Facing possibly hundreds of death and injury claims for a problem the company covered up for more than a decade, GM set no total cap on payouts and made clear it would accept claims from the broadest possible victim population, including people who have already settled previous claims for the same problem.
Kenneth Feinberg, the compensation expert GM hired to organise payouts to victims, made clear that the $1 million payout to families of at least 13 people killed would cover suffering and be just a starting point for claims for economic losses and hardship.
“There is no ceiling on the aggregate dollars,” Feinberg announced.
Victims will be able to file for lost earnings and benefits over a prospective lifetime, and costs of special care needed by injured victims over a lifetime. Those could come to many millions of dollars apiece, he said, giving several examples.
He also said that GM would not hide behind its 2009 bankruptcy, which appeared to have protected the company from pre-2009 liabilities. And he said even people who may have been texting or drunk in an accident that can be tied to the faulty ignition switch would be eligible.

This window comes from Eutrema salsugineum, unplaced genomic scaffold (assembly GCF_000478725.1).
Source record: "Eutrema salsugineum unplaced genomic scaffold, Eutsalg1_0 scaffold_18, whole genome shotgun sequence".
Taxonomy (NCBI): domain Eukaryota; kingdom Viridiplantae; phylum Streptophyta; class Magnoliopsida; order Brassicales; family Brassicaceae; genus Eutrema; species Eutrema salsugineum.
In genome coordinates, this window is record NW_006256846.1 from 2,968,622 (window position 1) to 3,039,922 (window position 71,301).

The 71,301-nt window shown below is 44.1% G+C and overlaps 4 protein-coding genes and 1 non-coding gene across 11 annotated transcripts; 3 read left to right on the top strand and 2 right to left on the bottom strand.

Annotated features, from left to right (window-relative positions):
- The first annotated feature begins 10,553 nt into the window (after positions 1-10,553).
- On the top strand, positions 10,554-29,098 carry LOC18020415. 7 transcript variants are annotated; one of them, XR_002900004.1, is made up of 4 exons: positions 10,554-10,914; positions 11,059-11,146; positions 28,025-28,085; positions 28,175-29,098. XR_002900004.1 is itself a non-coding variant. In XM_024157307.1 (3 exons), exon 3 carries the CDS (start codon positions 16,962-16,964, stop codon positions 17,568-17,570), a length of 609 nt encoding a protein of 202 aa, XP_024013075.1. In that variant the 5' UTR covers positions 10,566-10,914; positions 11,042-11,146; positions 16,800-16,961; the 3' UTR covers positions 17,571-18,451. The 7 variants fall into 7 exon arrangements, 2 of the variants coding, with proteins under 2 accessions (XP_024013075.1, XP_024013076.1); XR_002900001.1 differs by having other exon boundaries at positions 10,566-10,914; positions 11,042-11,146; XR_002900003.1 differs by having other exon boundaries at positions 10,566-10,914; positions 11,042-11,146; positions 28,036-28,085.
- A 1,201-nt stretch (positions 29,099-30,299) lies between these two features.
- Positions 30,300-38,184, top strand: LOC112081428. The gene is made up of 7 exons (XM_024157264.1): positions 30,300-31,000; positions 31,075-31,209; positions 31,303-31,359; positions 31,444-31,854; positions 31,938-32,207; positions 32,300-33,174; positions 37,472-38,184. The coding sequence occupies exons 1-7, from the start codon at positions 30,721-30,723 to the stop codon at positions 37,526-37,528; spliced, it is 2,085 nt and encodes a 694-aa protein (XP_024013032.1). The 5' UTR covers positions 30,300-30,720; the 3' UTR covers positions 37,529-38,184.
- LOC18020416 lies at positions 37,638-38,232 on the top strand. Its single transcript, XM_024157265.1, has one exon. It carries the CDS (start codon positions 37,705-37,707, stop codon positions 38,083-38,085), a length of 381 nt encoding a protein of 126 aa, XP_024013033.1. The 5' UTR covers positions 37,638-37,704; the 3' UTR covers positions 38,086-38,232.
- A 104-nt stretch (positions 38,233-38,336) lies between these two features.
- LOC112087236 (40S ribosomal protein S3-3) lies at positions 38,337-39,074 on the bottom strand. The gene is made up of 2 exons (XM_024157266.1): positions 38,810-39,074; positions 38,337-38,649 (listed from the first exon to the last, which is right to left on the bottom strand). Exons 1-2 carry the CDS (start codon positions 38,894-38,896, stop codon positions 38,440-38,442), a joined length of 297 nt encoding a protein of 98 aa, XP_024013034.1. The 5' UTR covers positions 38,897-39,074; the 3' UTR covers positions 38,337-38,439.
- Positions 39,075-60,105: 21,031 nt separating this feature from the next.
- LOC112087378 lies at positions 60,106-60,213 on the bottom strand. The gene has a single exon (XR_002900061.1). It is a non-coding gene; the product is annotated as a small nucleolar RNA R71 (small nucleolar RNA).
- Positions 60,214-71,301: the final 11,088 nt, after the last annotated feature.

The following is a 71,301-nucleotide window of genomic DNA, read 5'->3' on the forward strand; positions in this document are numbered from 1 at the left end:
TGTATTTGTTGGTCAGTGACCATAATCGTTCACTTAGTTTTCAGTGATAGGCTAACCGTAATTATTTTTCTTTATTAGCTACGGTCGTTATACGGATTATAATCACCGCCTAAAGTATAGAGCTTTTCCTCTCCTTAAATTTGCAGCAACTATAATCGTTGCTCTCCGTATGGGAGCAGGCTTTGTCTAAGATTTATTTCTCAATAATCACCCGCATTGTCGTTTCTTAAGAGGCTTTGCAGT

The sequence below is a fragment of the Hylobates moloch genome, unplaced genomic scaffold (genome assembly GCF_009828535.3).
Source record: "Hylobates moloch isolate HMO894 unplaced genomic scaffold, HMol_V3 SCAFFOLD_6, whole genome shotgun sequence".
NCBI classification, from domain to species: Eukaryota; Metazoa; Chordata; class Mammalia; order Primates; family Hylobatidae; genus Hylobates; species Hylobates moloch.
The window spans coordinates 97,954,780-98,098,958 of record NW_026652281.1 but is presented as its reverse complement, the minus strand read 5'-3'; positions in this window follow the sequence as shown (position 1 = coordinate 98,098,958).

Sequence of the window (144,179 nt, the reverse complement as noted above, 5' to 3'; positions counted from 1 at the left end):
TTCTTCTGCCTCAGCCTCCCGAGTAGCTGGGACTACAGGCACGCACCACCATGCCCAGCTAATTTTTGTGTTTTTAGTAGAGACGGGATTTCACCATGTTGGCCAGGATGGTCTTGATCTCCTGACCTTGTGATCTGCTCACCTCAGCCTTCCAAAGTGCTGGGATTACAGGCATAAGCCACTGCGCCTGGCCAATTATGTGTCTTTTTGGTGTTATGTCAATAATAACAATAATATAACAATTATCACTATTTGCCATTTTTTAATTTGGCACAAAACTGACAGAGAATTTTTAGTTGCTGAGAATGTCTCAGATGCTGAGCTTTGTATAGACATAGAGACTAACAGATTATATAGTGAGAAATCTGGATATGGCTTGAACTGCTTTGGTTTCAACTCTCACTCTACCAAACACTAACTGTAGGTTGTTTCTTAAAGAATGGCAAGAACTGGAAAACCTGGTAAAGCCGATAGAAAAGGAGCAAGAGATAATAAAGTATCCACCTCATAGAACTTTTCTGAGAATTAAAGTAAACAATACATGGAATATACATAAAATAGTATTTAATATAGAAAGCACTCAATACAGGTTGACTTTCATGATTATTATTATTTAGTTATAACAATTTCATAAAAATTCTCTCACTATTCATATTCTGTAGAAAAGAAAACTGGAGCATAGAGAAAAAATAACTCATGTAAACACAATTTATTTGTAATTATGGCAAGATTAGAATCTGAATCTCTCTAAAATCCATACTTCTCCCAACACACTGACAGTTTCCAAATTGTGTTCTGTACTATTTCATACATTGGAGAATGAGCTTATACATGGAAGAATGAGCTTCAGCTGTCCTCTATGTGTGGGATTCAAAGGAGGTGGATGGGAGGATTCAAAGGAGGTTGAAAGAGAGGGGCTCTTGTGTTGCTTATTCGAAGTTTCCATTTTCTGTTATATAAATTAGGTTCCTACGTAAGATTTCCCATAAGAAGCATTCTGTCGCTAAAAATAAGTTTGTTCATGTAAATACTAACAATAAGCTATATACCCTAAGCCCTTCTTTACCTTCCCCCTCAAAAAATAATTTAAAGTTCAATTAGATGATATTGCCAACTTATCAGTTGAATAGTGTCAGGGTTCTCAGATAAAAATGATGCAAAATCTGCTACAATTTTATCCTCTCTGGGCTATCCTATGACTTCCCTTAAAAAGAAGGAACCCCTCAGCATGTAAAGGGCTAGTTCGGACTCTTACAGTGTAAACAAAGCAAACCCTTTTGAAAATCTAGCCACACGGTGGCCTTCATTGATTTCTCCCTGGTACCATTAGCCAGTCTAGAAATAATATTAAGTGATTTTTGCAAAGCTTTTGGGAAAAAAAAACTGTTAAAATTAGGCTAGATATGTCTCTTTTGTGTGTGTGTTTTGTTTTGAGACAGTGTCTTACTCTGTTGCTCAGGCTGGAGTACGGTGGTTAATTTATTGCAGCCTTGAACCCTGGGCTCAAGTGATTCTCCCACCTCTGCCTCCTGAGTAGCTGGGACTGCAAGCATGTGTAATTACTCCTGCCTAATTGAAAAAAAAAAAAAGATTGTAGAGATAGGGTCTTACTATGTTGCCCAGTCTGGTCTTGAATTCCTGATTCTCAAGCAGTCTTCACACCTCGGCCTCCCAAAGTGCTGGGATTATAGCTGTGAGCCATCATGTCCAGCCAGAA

Any contributory negligence would be “irrelevant” under the program. “This program is aimed at compensation for defective switches.”
Feinberg also made clear that no victim is compelled to join the program and those who do will still be able to sue the company separately for damages. Only once they accept a payout under the program would they give up the right to file further claims.
The breadth of the victim base, and so the total costs the automaker is facing, were still unclear from the announcement made by Feinberg, who in the past has been involved in setting compensation for damages from the BP oil spill and the Boston marathon bombing.
He will have full authority to decide GM’s payouts for death and injuries, he said.
GM has so far publicly acknowledged 13 deaths in 54 accidents linked to the ignition switch defect, but federal safety officials suggest the toll could be higher.
And the independent Center for Auto Safety says it has counted more than 300 deaths linked to air bag non-deployment in the GM cars covered by the ignition recall, though it has not tied those to ignition shutdowns.